Single and Dual Stream Recycling
When it comes to how materials are separated for curbside recycling, single and dual stream recycling are the two common approaches. Meanwhile, the debate about which one is most effective remains unresolved. Single stream recycling involves placing all recyclables into the same bin, while dual stream or source separation recycling requires that paper fiber products such as paper and cardboard be placed in a separate bin. While single-stream recycling has become increasingly popular, the practice continues to face criticism in the face of contamination challenges faced by recycling processors.
Evolution of Curbside Recycling and the Rise of Single Stream Recycling
Curbside recycling programs have evolved over time. The focus of early recycling efforts encompassed materials such as newspaper, glass, aluminum cans, and tin cans. These items were separated by residents for curbside pickup and then collected by trucks that contained multiple compartments - multi-stream recycling.
Such an approach had shortcomings. These included:
- The number of materials being recycled could not be easily expanded. Because of compartment limitations on collection trucks, the opportunity for the introduction of new scrap materials for recycling as limited.
- More labor-intensive collection. Because materials had to be dumped into the appropriate compartment of the truck, there was more pedestrian travel time and handling at each stop.
- Longer stops. The extra handling at each stop not only translated into more labor, addressed above, but also less efficient utilization of trucks.
- Less productive time on the route. Another source of truck inefficiency was that if one compartment filled up, the truck would have to dump it before continuing
- More burden on residents. More bins for segregation translated into more complexity and space requirements for recycling participants, and the greater likelihood of more recyclable material just ending up in the trash.
Single stream recycling emerged as an approach that offered greater efficiencies in seemingly every category. The number of products acceptable for recycling could be expanded without adding any bins, handling and length of time at stops by truck drivers were minimized, and trucks could be completely filled versus having to stop when one compartment was filled. Additionally, single-stream recycling was seen as a much more convenient approach that would result in increased household recycling participation.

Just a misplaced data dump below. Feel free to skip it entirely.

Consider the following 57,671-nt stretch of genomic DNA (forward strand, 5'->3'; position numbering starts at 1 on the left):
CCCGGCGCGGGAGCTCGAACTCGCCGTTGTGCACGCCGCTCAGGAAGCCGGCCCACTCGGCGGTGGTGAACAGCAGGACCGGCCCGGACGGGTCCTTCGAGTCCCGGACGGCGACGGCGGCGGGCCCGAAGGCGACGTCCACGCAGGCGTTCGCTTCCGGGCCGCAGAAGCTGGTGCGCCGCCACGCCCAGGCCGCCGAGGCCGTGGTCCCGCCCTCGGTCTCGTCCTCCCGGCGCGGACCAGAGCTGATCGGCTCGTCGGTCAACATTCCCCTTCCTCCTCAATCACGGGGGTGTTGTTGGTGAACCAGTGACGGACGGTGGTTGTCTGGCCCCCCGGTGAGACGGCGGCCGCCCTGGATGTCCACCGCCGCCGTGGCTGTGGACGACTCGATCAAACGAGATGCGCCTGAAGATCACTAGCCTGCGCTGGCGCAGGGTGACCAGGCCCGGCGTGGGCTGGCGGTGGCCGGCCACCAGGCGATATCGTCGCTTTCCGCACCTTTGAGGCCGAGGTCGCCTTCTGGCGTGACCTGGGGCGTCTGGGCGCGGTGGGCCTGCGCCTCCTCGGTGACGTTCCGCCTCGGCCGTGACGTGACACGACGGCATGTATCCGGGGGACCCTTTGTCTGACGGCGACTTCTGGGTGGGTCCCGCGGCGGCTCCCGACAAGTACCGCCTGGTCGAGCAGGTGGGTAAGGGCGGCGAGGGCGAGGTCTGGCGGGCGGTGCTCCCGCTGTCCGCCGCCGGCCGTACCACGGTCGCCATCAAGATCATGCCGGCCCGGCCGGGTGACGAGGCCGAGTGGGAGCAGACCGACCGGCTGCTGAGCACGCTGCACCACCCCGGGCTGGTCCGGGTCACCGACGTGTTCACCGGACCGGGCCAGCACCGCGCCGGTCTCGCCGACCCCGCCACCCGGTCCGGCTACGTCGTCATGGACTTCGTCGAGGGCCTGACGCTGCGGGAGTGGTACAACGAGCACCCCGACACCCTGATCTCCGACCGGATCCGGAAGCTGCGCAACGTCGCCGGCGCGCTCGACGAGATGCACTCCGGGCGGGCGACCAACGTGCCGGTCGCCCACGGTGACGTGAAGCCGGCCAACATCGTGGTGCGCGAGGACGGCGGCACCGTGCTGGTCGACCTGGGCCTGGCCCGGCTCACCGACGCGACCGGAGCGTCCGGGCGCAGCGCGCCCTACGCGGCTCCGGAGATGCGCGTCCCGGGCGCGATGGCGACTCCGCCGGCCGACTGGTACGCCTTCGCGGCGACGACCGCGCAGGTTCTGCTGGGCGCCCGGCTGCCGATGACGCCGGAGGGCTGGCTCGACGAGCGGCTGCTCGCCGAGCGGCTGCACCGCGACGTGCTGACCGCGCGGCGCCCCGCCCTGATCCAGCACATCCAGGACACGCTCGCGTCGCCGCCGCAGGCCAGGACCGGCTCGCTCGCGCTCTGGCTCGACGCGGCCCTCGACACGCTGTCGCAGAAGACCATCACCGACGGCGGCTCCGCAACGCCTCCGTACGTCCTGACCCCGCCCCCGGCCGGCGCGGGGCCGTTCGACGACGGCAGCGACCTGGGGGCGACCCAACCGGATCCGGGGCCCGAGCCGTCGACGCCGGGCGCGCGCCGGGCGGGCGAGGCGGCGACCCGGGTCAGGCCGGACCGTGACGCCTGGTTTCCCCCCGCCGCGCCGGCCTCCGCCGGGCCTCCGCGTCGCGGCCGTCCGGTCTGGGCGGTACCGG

There has been some debate as to whether the boost in recycling rate is due to the convenience of a single stream, or to public education programs that often accompany the launch of new recycling initiatives.
Benefits of Dual Stream Recycling Revisited
Recyclers have been faced with increased costs associated with sorting mixed materials in single-stream collection systems. At the same time, they have been pressured by lower scrap prices and decreased tolerance for scrap contamination by foreign markets. As such, communities that have not yet switched to single-stream recycling may wish to explore the issue at greater length. In spite of the extra costs associated with a dual stream approach, this is offset to some extent by higher quality recycled material recovery.
At this point in time, community initiatives and supporting partners seem to be focusing on better education and communication to help reduce recycling errors. For their part, recyclers are increasingly looking at contractual opportunities to seek compensation from communities if contamination levels exceed stipulated amounts.
As a curbside recycling participant, the most important role you can play is by ensuring to do your part in maximizing diversion from the trash, while following your community's guidelines with respect to allowable materials.